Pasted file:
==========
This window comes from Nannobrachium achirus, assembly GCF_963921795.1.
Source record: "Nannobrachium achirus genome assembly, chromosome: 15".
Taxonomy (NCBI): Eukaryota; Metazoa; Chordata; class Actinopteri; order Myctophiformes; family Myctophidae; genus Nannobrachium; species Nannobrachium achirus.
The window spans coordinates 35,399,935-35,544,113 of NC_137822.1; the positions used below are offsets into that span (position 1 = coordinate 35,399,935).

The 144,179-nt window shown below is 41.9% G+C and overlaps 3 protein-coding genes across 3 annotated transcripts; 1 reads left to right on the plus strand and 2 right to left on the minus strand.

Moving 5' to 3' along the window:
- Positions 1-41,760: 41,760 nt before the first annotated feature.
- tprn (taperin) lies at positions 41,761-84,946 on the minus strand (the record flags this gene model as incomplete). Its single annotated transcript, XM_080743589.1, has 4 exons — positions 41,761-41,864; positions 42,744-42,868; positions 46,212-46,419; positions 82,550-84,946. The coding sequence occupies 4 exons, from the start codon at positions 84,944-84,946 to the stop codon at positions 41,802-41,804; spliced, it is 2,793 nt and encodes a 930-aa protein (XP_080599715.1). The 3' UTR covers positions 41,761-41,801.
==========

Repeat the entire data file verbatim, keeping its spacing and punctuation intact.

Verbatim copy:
This window comes from Nannobrachium achirus, assembly GCF_963921795.1.
Source record: "Nannobrachium achirus genome assembly, chromosome: 15".
Taxonomy (NCBI): Eukaryota; Metazoa; Chordata; class Actinopteri; order Myctophiformes; family Myctophidae; genus Nannobrachium; species Nannobrachium achirus.
The window spans coordinates 35,399,935-35,544,113 of NC_137822.1; the positions used below are offsets into that span (position 1 = coordinate 35,399,935).

The 144,179-nt window shown below is 41.9% G+C and overlaps 3 protein-coding genes across 3 annotated transcripts; 1 reads left to right on the plus strand and 2 right to left on the minus strand.

Moving 5' to 3' along the window:
- Positions 1-41,760: 41,760 nt before the first annotated feature.
- tprn (taperin) lies at positions 41,761-84,946 on the minus strand (the record flags this gene model as incomplete). Its single annotated transcript, XM_080743589.1, has 4 exons — positions 41,761-41,864; positions 42,744-42,868; positions 46,212-46,419; positions 82,550-84,946. The coding sequence occupies 4 exons, from the start codon at positions 84,944-84,946 to the stop codon at positions 41,802-41,804; spliced, it is 2,793 nt and encodes a 930-aa protein (XP_080599715.1). The 3' UTR covers positions 41,761-41,801.